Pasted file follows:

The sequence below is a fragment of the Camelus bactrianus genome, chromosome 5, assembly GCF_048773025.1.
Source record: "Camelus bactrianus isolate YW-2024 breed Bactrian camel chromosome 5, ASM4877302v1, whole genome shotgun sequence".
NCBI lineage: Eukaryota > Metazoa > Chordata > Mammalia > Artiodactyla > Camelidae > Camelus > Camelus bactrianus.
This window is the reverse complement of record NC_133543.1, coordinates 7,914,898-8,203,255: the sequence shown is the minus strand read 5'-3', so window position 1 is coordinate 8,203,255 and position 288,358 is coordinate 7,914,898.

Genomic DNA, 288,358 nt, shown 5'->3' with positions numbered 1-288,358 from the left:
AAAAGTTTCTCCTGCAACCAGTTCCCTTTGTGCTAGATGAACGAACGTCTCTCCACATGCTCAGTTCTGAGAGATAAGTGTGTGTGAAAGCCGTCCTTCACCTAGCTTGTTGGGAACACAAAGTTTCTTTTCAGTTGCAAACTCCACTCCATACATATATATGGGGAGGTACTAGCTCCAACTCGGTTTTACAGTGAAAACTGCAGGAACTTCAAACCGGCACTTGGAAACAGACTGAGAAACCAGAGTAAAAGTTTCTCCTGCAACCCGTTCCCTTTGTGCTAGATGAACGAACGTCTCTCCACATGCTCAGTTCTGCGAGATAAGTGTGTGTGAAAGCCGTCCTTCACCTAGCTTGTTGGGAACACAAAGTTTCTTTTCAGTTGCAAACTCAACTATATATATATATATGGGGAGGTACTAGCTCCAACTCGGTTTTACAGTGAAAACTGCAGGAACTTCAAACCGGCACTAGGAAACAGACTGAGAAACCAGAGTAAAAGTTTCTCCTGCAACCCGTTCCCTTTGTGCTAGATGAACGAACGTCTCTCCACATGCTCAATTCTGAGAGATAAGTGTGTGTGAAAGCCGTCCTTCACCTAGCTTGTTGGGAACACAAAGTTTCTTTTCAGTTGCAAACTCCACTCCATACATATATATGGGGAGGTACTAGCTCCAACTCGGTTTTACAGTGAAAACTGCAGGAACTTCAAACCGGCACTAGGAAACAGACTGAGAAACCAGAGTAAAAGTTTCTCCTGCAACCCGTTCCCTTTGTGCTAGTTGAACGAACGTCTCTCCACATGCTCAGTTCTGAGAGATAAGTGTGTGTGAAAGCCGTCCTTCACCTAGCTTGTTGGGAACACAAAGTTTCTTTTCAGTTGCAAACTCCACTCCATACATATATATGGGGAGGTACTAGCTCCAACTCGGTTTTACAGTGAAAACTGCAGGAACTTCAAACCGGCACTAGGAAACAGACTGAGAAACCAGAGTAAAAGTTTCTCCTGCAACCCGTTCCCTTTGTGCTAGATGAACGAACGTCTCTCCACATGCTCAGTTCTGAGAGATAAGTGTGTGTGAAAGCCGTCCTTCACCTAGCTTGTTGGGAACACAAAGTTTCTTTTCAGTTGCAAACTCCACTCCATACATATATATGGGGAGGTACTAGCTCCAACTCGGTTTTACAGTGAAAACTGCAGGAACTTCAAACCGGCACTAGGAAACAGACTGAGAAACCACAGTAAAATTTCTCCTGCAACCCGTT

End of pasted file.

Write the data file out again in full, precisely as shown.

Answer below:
The sequence below is a fragment of the Camelus bactrianus genome, chromosome 5, assembly GCF_048773025.1.
Source record: "Camelus bactrianus isolate YW-2024 breed Bactrian camel chromosome 5, ASM4877302v1, whole genome shotgun sequence".
NCBI lineage: Eukaryota > Metazoa > Chordata > Mammalia > Artiodactyla > Camelidae > Camelus > Camelus bactrianus.
This window is the reverse complement of record NC_133543.1, coordinates 7,914,898-8,203,255: the sequence shown is the minus strand read 5'-3', so window position 1 is coordinate 8,203,255 and position 288,358 is coordinate 7,914,898.

Genomic DNA, 288,358 nt, shown 5'->3' with positions numbered 1-288,358 from the left:
AAAAGTTTCTCCTGCAACCAGTTCCCTTTGTGCTAGATGAACGAACGTCTCTCCACATGCTCAGTTCTGAGAGATAAGTGTGTGTGAAAGCCGTCCTTCACCTAGCTTGTTGGGAACACAAAGTTTCTTTTCAGTTGCAAACTCCACTCCATACATATATATGGGGAGGTACTAGCTCCAACTCGGTTTTACAGTGAAAACTGCAGGAACTTCAAACCGGCACTTGGAAACAGACTGAGAAACCAGAGTAAAAGTTTCTCCTGCAACCCGTTCCCTTTGTGCTAGATGAACGAACGTCTCTCCACATGCTCAGTTCTGCGAGATAAGTGTGTGTGAAAGCCGTCCTTCACCTAGCTTGTTGGGAACACAAAGTTTCTTTTCAGTTGCAAACTCAACTATATATATATATATGGGGAGGTACTAGCTCCAACTCGGTTTTACAGTGAAAACTGCAGGAACTTCAAACCGGCACTAGGAAACAGACTGAGAAACCAGAGTAAAAGTTTCTCCTGCAACCCGTTCCCTTTGTGCTAGATGAACGAACGTCTCTCCACATGCTCAATTCTGAGAGATAAGTGTGTGTGAAAGCCGTCCTTCACCTAGCTTGTTGGGAACACAAAGTTTCTTTTCAGTTGCAAACTCCACTCCATACATATATATGGGGAGGTACTAGCTCCAACTCGGTTTTACAGTGAAAACTGCAGGAACTTCAAACCGGCACTAGGAAACAGACTGAGAAACCAGAGTAAAAGTTTCTCCTGCAACCCGTTCCCTTTGTGCTAGTTGAACGAACGTCTCTCCACATGCTCAGTTCTGAGAGATAAGTGTGTGTGAAAGCCGTCCTTCACCTAGCTTGTTGGGAACACAAAGTTTCTTTTCAGTTGCAAACTCCACTCCATACATATATATGGGGAGGTACTAGCTCCAACTCGGTTTTACAGTGAAAACTGCAGGAACTTCAAACCGGCACTAGGAAACAGACTGAGAAACCAGAGTAAAAGTTTCTCCTGCAACCCGTTCCCTTTGTGCTAGATGAACGAACGTCTCTCCACATGCTCAGTTCTGAGAGATAAGTGTGTGTGAAAGCCGTCCTTCACCTAGCTTGTTGGGAACACAAAGTTTCTTTTCAGTTGCAAACTCCACTCCATACATATATATGGGGAGGTACTAGCTCCAACTCGGTTTTACAGTGAAAACTGCAGGAACTTCAAACCGGCACTAGGAAACAGACTGAGAAACCACAGTAAAATTTCTCCTGCAACCCGTT